President Obama submitted a budget proposal on Thursday that halts the distribution of up to $200 million per year to states that have already cleaned up their abandoned coal mines, yet still receive money from the federal Abandoned Mine Lands (AML) program.
This action by Obama is bringing heated opposition from Wyoming, the nation’s largest coal producer, and the recipient of $100 million a year from the program.
“I can say with full confidence that I and Wyoming’s current congressional delegation will not rest until President Obama’s current AML proposal is buried.” - Rep. Cynthia Lummis, R-Wyo
Wyoming has finished the cleanup of its abandoned coal mines, but continues to divert the money to projects such as the University of Wyoming School of Energy Resources operating budget ($17.4 million), a gasification facility and technology center for the School of Energy Research ($20 million) , and the construction of a road to a future Carbon County coal-to-liquid plant ($10 million).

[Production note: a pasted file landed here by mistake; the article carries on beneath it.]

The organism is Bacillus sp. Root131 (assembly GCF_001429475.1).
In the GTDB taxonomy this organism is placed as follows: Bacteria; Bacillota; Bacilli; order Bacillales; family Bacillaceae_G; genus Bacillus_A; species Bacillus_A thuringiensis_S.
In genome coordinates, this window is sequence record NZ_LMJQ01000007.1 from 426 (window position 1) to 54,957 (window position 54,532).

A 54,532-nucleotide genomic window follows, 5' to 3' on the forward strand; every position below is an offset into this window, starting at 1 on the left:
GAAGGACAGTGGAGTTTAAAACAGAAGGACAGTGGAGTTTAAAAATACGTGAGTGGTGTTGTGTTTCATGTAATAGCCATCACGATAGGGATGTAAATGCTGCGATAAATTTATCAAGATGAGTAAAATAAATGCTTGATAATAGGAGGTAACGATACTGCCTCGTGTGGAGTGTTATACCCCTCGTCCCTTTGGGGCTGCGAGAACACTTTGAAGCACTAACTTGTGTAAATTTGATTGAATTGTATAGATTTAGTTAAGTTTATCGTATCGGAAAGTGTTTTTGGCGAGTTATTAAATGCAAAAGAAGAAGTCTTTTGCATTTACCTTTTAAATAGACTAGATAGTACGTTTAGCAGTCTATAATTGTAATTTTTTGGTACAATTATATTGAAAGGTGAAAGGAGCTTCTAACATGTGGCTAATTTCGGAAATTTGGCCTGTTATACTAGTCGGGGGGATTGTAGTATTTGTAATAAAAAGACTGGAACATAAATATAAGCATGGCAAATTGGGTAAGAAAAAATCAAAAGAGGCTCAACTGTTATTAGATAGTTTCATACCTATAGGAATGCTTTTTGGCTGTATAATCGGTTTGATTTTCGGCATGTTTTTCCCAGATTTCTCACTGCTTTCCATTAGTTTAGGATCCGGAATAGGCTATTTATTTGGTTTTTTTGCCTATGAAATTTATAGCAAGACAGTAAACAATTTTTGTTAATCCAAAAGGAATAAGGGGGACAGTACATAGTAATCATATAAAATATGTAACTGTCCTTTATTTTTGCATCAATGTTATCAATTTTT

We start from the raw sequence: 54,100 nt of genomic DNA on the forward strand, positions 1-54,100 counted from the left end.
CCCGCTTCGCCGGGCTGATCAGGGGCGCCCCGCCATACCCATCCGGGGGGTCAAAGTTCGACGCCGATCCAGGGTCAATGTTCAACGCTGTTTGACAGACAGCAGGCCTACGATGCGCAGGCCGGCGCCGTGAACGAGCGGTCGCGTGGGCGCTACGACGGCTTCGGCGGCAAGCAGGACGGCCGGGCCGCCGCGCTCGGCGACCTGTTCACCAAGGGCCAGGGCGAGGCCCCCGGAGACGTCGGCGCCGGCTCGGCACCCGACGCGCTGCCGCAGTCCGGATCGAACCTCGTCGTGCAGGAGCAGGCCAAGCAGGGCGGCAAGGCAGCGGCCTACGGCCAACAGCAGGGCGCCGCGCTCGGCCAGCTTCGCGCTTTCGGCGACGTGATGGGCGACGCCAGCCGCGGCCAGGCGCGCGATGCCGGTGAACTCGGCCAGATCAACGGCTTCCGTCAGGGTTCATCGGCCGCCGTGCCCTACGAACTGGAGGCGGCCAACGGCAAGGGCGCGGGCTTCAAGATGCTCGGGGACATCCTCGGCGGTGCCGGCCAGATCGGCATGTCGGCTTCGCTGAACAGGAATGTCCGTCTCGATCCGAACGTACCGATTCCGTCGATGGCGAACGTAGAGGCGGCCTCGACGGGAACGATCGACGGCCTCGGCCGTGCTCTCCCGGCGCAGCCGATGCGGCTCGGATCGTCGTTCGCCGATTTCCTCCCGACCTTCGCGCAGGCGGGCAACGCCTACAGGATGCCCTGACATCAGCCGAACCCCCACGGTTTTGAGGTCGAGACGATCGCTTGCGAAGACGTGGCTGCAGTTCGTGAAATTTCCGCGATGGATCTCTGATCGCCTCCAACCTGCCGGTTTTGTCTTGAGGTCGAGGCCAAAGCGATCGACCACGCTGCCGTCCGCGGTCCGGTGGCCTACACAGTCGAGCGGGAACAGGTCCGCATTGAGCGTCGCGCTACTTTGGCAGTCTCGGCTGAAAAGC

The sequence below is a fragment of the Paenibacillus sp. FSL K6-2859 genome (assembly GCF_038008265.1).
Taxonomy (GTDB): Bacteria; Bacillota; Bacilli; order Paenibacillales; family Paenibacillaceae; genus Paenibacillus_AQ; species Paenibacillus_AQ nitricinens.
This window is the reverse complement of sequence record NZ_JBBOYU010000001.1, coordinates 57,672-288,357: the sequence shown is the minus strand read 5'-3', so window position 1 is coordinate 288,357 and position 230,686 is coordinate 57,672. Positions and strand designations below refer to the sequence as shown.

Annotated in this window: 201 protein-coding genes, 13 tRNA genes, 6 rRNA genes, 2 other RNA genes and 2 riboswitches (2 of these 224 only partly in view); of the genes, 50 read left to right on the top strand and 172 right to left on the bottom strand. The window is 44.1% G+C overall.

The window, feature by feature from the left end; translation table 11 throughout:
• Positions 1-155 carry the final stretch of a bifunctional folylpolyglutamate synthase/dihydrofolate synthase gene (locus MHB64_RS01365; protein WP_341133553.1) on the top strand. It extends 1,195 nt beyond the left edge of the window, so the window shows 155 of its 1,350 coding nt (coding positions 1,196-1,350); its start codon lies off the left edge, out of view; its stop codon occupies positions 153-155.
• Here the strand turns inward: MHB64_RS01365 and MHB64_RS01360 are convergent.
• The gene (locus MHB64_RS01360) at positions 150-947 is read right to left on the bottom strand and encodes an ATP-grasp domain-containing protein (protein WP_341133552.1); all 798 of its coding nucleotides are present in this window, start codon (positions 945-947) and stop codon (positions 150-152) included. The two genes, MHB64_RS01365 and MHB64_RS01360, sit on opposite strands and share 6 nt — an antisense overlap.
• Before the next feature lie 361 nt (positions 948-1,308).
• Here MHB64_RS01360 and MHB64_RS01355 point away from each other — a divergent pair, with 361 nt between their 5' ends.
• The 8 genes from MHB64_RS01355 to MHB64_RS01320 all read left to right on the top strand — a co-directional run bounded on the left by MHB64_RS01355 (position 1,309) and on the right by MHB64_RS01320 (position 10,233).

“This is a past obligation and to threaten to take away what we are already owed is outrageous.” - Sen. Mike Enzi, R-Wyo
The president’s proposal could also affect Montana, Texas, Louisiana, and three Native American tribes, and its critics claim that the proposal goes against a compromise agreed upon in 2006. That compromise allowed states that have achieved their coal mine cleanups to continue using the funding for road construction, non-coal reclamation, and other projects.
Under the initial federal AML program, coal operations across the country pay a tax on each ton of coal produced that funds the reclamation of mine sites abandoned before the 1977 federal strip mine law was passed.
“The goal is to stop payments to states where the job of reclaiming abandoned coal mines is done.” - Peter Mali, U.S. Office of Surface Mining, Reclamation and Enforcement.